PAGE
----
Snoop Dogg is one of the most eclectic, important rappers in hip-hop, fo shizzle. He’s a rapper, a reggae artist, and most recently, the producer of a gospel album. He’s the host of a VH1 cooking show — you may have heard of his co-host, Martha Stewart. He starred in the indie movie Mac & Devin Go to High School with fellow stoner rapper Wiz Khalifa. His first album, 1993’s Doggystyle, is essential to hip-hop history. Albums later in his career, like 2003’s R&G, were just as important to the culture. He had all of America “Drop It Like It’s Hot” with Pharrell and invented the “izzle” to drizzle on our conversizzles. His act is timeless, and any concertgoer of any age can appreciate it.
There was a time Lil Wayne was the undisputed king of rap, and depending on who you ask, the New Orleans native still reigns over the genre. At the height of his career in the early 2000s, Wayne released a string of incredible albums (Tha Carter II and III chief among them) and several mixtapes which were arguably better than his label releases (Dedication 2, Da Drought 3). His effortless lyricism changed every facet of rap and hip-hop as we know it. His sound birthed a wave of artists self-distributing their music, and his very presence in the rap game challenged peers to either step up to his level or step out of his lane. His career has taken a backseat to his health in more recent times, but his latest record, the long-awaited Tha Carter V, still managed to cause an “Uproar.” He’s Weezy F. Baby, and the “F” is for Forever.
The Indie Darling: Jhené Aiko
30-year-old urban contemporary artist Jhené Aiko makes the kind of music that the pretty hippie down the hall listens to. One of the most impressive female acts on the Pot of Gold bill, the singer-songwriter’s talent exceeds her petite 5-foot-2-inch frame. Her music is simultaneously psychedelic and sultry. Aiko’s discography includes 2015’s Grammy-nominated album Souled Out, and her career credits include more than a few notable features. Newcomers should prep for her set by listening to Drake’s “From Time,” on which Aiko carried the hook. Her collaborations with Childish Gambino, Pink Toes, and Bed Peace are essential listening. Her earthy vibe coupled with her ethereal voice speaks to the yogi in all of us while offering a nostalgic nod to ’90s R&B.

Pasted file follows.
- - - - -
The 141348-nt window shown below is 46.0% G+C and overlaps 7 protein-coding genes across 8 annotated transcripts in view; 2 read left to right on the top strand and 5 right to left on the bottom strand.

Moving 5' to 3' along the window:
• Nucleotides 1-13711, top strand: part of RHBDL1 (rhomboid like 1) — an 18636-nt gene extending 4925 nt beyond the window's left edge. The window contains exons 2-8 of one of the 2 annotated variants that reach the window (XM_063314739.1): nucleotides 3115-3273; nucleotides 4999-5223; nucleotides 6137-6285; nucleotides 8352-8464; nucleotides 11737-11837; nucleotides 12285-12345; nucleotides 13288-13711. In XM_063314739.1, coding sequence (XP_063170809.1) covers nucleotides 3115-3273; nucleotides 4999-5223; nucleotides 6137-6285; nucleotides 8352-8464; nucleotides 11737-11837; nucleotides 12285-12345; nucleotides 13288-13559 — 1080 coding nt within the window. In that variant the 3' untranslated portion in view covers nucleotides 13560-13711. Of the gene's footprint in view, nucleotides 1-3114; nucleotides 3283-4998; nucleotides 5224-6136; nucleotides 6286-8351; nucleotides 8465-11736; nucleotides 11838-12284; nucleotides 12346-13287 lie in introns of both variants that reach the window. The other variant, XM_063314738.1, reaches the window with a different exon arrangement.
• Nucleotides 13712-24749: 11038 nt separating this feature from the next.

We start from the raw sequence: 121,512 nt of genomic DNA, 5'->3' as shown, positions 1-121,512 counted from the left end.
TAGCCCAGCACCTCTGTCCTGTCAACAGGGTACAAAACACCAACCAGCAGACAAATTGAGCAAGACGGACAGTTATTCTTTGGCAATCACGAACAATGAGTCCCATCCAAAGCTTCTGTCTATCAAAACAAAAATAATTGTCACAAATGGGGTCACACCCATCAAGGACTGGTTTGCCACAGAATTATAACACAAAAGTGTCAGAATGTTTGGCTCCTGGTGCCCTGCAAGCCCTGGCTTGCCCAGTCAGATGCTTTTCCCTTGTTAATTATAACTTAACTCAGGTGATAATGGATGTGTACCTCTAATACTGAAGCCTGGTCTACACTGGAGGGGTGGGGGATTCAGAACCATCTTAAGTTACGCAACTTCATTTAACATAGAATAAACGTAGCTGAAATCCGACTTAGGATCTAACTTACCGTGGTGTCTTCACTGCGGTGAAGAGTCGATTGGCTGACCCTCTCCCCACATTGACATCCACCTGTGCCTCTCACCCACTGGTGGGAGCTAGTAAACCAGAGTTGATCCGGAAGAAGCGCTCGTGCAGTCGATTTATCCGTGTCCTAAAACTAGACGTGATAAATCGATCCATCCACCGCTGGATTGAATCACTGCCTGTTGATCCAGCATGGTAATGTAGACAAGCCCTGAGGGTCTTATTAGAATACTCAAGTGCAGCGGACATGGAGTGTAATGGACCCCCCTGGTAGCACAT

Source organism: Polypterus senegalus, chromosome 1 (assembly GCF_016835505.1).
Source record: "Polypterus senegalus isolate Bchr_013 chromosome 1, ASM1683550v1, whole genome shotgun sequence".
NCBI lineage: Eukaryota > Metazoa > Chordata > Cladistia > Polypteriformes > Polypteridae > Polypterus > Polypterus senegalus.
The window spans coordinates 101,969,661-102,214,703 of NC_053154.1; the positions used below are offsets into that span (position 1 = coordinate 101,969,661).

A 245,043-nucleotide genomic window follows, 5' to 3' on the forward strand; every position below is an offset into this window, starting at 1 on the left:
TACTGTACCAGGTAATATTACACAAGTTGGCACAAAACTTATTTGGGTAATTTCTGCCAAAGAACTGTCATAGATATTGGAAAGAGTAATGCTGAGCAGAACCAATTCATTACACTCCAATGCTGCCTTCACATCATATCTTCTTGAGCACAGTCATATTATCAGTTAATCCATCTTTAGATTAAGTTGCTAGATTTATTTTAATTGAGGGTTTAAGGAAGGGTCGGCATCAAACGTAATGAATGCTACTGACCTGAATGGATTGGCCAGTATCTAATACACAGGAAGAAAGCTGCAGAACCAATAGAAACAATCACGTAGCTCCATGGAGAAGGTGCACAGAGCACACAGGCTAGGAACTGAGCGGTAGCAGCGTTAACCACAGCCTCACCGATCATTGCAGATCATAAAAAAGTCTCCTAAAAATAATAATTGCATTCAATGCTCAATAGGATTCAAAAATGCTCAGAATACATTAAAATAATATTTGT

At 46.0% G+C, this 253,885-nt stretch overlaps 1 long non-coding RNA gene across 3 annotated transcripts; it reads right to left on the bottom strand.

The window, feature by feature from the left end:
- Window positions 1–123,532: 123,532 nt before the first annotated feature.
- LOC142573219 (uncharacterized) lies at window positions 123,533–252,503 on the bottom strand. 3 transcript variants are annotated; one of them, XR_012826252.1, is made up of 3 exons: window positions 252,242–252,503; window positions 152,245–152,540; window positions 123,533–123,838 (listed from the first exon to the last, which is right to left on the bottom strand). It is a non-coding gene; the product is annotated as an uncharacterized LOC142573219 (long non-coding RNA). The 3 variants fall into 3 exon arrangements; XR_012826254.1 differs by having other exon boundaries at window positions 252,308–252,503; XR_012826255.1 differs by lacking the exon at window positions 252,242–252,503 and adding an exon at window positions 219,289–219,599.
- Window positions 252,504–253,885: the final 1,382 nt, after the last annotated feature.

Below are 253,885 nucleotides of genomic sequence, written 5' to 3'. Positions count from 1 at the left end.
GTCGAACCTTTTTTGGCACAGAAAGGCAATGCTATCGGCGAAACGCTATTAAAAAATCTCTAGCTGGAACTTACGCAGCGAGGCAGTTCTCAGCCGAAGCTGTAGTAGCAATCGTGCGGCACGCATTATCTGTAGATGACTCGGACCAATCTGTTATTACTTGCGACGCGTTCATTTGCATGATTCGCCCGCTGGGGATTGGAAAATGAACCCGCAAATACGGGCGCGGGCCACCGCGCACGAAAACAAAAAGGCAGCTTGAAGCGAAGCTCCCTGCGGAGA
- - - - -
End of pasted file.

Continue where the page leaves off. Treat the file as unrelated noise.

The Prince of Pop: Post Malone
This act makes chart topping look like child’s play. While most artists struggle with staying relevant, Post Malone’s career trajectory seems to have carved him a permanent space on the Billboard Hot 100. Post’s gnarly image may seem like a mismatch with his heavenly vocals, but he adds an undeniable heat to every single he touches. He broke out with the soothing “White Iverson” in 2015, and his first album, Stoney, debuted at No. 6 on the Billboard Top 200. Since then, he’s kept his name in the pop charts with radio smash hits like like 2017’s “Congratulations” featuring Quavo, and “Rockstar” with 21 Savage. His winning streak continued into 2018 with “Sunflower,” the latter of which was featured in the award-winning Spider-Man: Into the Spider-Verse. Nothing about Post Malone makes sense. He’s a race-transcending, sing-rapping, chart-topping, laid-back workaholic who must be seen to be believed.
The Trap Starz: Lil Baby / Gunna